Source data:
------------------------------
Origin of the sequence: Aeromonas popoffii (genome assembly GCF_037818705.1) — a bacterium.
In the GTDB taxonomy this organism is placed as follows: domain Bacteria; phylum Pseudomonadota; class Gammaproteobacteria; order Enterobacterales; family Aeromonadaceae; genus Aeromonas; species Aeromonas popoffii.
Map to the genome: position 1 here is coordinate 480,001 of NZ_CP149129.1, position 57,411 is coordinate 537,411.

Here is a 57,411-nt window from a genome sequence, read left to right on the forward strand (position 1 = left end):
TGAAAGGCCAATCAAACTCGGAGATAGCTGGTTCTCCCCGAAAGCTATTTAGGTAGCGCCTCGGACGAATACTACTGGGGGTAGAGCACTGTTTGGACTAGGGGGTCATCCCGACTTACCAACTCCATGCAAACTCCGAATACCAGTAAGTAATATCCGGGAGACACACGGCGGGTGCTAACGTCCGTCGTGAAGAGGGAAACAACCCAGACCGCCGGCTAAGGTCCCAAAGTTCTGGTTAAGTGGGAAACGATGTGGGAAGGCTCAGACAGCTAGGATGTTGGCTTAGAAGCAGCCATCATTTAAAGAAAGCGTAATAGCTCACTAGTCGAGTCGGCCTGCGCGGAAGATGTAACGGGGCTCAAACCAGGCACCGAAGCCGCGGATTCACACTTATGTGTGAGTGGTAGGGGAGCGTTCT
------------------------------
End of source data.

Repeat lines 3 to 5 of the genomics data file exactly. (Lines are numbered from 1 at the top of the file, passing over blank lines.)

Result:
Map to the genome: position 1 here is coordinate 480,001 of NZ_CP149129.1, position 57,411 is coordinate 537,411.

Here is a 57,411-nt window from a genome sequence, read left to right on the forward strand (position 1 = left end):
TGAAAGGCCAATCAAACTCGGAGATAGCTGGTTCTCCCCGAAAGCTATTTAGGTAGCGCCTCGGACGAATACTACTGGGGGTAGAGCACTGTTTGGACTAGGGGGTCATCCCGACTTACCAACTCCATGCAAACTCCGAATACCAGTAAGTAATATCCGGGAGACACACGGCGGGTGCTAACGTCCGTCGTGAAGAGGGAAACAACCCAGACCGCCGGCTAAGGTCCCAAAGTTCTGGTTAAGTGGGAAACGATGTGGGAAGGCTCAGACAGCTAGGATGTTGGCTTAGAAGCAGCCATCATTTAAAGAAAGCGTAATAGCTCACTAGTCGAGTCGGCCTGCGCGGAAGATGTAACGGGGCTCAAACCAGGCACCGAAGCCGCGGATTCACACTTATGTGTGAGTGGTAGGGGAGCGTTCT